But in the Packers’ green and gold, I’m thinking, not the Jets’ green and white.


To all the glass-half-empty commentators here and elsewhere, get a life. Pro football is entertainment. On his best days (and Brett had some very good days this season) Favre is a wonderful diversion. His overconfidence has always been his bane; he often makes mistakes when he's trying too hard to make the big plays to turn a game around. The greater problem is playing when he's injured to pad his consecutive starts record. Years ago, it was a busted throwing thumb that led to an abysmal season. This year, an injured shoulder led to sub-par performances the second half of the season. It has always seemed a bit selfish that he doesn't just start the game and then and give his backup QB some field time. But hey, I don't ask my backup at work to do my job for me, either.

I'm a longtime Packer fan, but events conspired to allow me more chances to see the Jets than the Packers this year. Certainly in the first half of the season, Brett's infectious sense of competitive fun clearly energized both the team and the fans. Even through the struggles of the second half, you won't find a more congenial competitor on the field or off. I, for one, hope Brett recovers enough for at least one more season, and would have preferred he'd never retired in the first place and finished out his career at Green Bay.

Our society is coming to grips with the economics of a throw-away mentality. And for the first time in my life, I'm older than our next President. Growing up, I marveled at George Blanda's ability to put on the pads into his late 40s. I'm not halfway through my working life and plan to do everything I can to make a difference at my job as long as I can to keep my company from thinking I'm a deadweight loss waiting to happen.

A Favre-less NFL will be a far greater loss to the football economy in many, many ways, not the least of which is to deflate the hopes of so many middle-agers like myself who know they have a lot to offer their worlds, even if we don't Facebook or Twitter all day long.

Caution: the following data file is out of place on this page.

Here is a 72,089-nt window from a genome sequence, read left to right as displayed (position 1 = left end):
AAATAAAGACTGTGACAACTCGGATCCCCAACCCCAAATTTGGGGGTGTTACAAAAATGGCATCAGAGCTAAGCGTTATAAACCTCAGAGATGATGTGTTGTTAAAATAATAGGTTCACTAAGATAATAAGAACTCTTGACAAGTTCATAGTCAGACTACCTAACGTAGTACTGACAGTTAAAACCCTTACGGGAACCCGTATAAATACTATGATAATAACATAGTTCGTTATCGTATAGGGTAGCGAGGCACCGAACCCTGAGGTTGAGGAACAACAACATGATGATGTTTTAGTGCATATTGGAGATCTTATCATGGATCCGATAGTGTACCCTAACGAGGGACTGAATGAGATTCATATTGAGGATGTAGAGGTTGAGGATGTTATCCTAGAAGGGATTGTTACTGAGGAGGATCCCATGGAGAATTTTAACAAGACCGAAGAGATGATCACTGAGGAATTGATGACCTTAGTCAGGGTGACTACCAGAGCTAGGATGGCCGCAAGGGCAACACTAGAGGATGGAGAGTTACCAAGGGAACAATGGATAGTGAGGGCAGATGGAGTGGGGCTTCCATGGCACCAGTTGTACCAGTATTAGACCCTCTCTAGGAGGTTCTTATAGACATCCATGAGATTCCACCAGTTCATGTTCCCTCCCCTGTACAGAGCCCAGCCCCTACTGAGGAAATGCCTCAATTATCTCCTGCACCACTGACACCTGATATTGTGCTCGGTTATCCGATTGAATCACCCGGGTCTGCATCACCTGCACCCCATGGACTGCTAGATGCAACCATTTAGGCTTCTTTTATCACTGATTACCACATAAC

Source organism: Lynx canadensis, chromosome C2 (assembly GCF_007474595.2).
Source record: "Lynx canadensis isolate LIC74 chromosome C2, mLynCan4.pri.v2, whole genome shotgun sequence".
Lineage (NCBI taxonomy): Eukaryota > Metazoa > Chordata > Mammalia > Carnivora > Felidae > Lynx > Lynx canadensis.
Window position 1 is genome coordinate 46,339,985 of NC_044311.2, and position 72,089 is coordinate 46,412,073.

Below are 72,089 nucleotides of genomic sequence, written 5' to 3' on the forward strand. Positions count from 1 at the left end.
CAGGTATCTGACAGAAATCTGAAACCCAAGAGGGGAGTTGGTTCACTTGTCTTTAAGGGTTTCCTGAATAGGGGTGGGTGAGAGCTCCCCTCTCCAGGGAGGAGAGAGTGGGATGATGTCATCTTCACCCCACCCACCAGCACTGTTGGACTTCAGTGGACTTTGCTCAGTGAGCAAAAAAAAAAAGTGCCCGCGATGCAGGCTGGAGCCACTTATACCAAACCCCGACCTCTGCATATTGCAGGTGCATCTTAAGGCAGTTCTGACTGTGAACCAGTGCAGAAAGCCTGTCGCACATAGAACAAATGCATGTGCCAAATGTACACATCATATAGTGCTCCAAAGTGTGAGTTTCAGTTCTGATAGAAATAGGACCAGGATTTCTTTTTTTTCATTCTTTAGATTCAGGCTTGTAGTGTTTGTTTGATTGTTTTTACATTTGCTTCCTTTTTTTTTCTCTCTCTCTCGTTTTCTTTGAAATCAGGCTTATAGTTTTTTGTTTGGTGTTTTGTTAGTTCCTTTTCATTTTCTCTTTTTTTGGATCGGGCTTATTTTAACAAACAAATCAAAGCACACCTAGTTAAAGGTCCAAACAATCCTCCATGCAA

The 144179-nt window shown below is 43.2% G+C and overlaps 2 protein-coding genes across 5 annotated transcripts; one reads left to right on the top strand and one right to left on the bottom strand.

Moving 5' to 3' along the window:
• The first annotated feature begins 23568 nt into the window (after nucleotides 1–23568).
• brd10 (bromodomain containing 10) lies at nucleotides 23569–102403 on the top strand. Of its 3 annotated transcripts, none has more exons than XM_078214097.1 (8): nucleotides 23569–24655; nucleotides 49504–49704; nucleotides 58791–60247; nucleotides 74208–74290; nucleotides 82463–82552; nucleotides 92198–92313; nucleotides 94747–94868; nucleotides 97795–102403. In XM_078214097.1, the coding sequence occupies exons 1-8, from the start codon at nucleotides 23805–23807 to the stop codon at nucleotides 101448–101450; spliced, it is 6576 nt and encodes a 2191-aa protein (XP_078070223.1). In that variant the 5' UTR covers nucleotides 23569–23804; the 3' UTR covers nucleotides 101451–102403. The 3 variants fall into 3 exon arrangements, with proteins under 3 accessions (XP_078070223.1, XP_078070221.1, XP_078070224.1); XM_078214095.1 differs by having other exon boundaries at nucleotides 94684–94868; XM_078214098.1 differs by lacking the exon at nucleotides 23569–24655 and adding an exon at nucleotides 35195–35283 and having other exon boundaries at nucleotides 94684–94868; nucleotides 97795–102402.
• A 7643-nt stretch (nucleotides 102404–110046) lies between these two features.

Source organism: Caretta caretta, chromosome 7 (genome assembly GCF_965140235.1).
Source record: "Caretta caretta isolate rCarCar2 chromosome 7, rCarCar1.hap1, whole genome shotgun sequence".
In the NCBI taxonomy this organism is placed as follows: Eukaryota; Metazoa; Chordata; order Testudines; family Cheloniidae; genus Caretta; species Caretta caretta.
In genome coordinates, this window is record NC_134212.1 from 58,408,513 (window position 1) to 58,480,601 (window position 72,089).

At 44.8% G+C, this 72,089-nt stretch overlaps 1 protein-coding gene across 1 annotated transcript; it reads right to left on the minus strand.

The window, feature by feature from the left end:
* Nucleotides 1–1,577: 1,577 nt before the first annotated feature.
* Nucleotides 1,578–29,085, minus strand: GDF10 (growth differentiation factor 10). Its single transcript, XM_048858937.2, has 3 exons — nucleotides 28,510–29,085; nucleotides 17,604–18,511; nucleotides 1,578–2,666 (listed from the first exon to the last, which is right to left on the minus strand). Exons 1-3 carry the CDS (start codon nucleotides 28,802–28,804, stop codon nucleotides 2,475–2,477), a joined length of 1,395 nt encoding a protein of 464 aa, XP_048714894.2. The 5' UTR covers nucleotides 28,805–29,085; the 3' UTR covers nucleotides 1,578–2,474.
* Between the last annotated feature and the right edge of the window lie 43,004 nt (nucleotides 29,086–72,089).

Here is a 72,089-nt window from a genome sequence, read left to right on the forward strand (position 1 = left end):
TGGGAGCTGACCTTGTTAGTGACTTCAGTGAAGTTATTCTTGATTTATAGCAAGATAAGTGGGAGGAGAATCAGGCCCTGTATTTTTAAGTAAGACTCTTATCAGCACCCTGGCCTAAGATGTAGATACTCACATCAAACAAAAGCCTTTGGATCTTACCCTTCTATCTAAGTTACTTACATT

Brett Favre is ultimately the greatest football player to ever lace on the cleats. He had a few rough years early slinging the ball and elevating a weak team to a playoff contender. Then for a decade, he was the top QB and the face of the NFL. In his latter years, he still managed to singularly elevate a team of players who should have given him better support. He was always willing to carry whatever load was required, and sometimes it cost him.

Favre was forced to take risks when he didn't have better talent around him.

He holds every meaningful record at the QB position. The INT record is simply a matter of starting every game for 17 years, and throwing so many passes when the defense knew that's what they had to do. It would be like demeaning Babe Ruth because he hit the most HRs ever during his career, but he also struck out the most. Who cares?


Not everyone can be John Elway (the true G.O.A.T.)! But I respect to pros (Favre, Jordan et al) who just love the game so much that they have to play...even well beyond their prime. After all, it's not like MJ can just go to the YMCA and enjoy a shirts/skins game. To enjoy it at his level, he has to play against NBA pros, just as Favre needs the NFL.

Nancy from Nevada

Let's see....why don't you "losers" suit up and play football and let's see how "you" do at "39". You are just a bunch of arm chair quarterbacks........ Brett Farve is a "great" and I mean "great" quarterback. I do believe he is not the "only" player on the field. If you defense cannot play and your offense cannot receive for "beans"" then maybe....just maybe the whole lot of the team needs to be replaced. Apparently the "sickly" and "injured" Chad baby didn't hold up to his end of the deal for the Jets....maybe that was one of the reasons he got traded . After all you bunch of NY cry babies....the record this year is a heck of alot better than last years and I do believe "Chad baby" was a Jet back then.....And Aaron...well he sucked as the Green Bay Packers' quarterback this year....BIG TIME!!!!!